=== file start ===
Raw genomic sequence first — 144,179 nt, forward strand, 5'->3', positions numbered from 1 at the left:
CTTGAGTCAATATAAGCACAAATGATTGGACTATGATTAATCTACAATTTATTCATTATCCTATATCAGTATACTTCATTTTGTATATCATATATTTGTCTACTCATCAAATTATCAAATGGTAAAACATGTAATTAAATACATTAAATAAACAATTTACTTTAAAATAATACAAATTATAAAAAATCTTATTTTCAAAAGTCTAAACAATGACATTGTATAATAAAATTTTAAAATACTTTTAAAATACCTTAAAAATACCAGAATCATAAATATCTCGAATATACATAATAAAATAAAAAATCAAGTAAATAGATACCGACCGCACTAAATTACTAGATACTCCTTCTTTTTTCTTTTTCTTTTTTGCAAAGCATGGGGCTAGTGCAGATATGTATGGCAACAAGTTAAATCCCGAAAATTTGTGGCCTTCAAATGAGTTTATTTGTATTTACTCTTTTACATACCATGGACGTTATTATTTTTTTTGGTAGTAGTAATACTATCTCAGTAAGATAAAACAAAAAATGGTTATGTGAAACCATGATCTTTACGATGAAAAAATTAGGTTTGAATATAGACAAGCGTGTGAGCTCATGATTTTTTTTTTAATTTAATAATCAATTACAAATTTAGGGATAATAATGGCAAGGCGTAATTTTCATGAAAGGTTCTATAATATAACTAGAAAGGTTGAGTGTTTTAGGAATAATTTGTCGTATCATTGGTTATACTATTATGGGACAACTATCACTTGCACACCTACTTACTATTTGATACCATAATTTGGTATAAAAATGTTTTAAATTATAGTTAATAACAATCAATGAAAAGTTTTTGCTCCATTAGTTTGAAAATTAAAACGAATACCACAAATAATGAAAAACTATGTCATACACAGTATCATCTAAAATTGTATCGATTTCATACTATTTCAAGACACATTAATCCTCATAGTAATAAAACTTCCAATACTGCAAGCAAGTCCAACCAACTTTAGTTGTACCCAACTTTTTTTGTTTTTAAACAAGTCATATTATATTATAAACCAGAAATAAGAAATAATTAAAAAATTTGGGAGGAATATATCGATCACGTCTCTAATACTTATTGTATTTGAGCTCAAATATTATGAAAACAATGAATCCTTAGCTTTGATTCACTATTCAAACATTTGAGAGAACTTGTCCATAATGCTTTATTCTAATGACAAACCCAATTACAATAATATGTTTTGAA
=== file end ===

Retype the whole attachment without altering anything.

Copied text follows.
Raw genomic sequence first — 144,179 nt, forward strand, 5'->3', positions numbered from 1 at the left:
CTTGAGTCAATATAAGCACAAATGATTGGACTATGATTAATCTACAATTTATTCATTATCCTATATCAGTATACTTCATTTTGTATATCATATATTTGTCTACTCATCAAATTATCAAATGGTAAAACATGTAATTAAATACATTAAATAAACAATTTACTTTAAAATAATACAAATTATAAAAAATCTTATTTTCAAAAGTCTAAACAATGACATTGTATAATAAAATTTTAAAATACTTTTAAAATACCTTAAAAATACCAGAATCATAAATATCTCGAATATACATAATAAAATAAAAAATCAAGTAAATAGATACCGACCGCACTAAATTACTAGATACTCCTTCTTTTTTCTTTTTCTTTTTTGCAAAGCATGGGGCTAGTGCAGATATGTATGGCAACAAGTTAAATCCCGAAAATTTGTGGCCTTCAAATGAGTTTATTTGTATTTACTCTTTTACATACCATGGACGTTATTATTTTTTTTGGTAGTAGTAATACTATCTCAGTAAGATAAAACAAAAAATGGTTATGTGAAACCATGATCTTTACGATGAAAAAATTAGGTTTGAATATAGACAAGCGTGTGAGCTCATGATTTTTTTTTTAATTTAATAATCAATTACAAATTTAGGGATAATAATGGCAAGGCGTAATTTTCATGAAAGGTTCTATAATATAACTAGAAAGGTTGAGTGTTTTAGGAATAATTTGTCGTATCATTGGTTATACTATTATGGGACAACTATCACTTGCACACCTACTTACTATTTGATACCATAATTTGGTATAAAAATGTTTTAAATTATAGTTAATAACAATCAATGAAAAGTTTTTGCTCCATTAGTTTGAAAATTAAAACGAATACCACAAATAATGAAAAACTATGTCATACACAGTATCATCTAAAATTGTATCGATTTCATACTATTTCAAGACACATTAATCCTCATAGTAATAAAACTTCCAATACTGCAAGCAAGTCCAACCAACTTTAGTTGTACCCAACTTTTTTTGTTTTTAAACAAGTCATATTATATTATAAACCAGAAATAAGAAATAATTAAAAAATTTGGGAGGAATATATCGATCACGTCTCTAATACTTATTGTATTTGAGCTCAAATATTATGAAAACAATGAATCCTTAGCTTTGATTCACTATTCAAACATTTGAGAGAACTTGTCCATAATGCTTTATTCTAATGACAAACCCAATTACAATAATATGTTTTGAA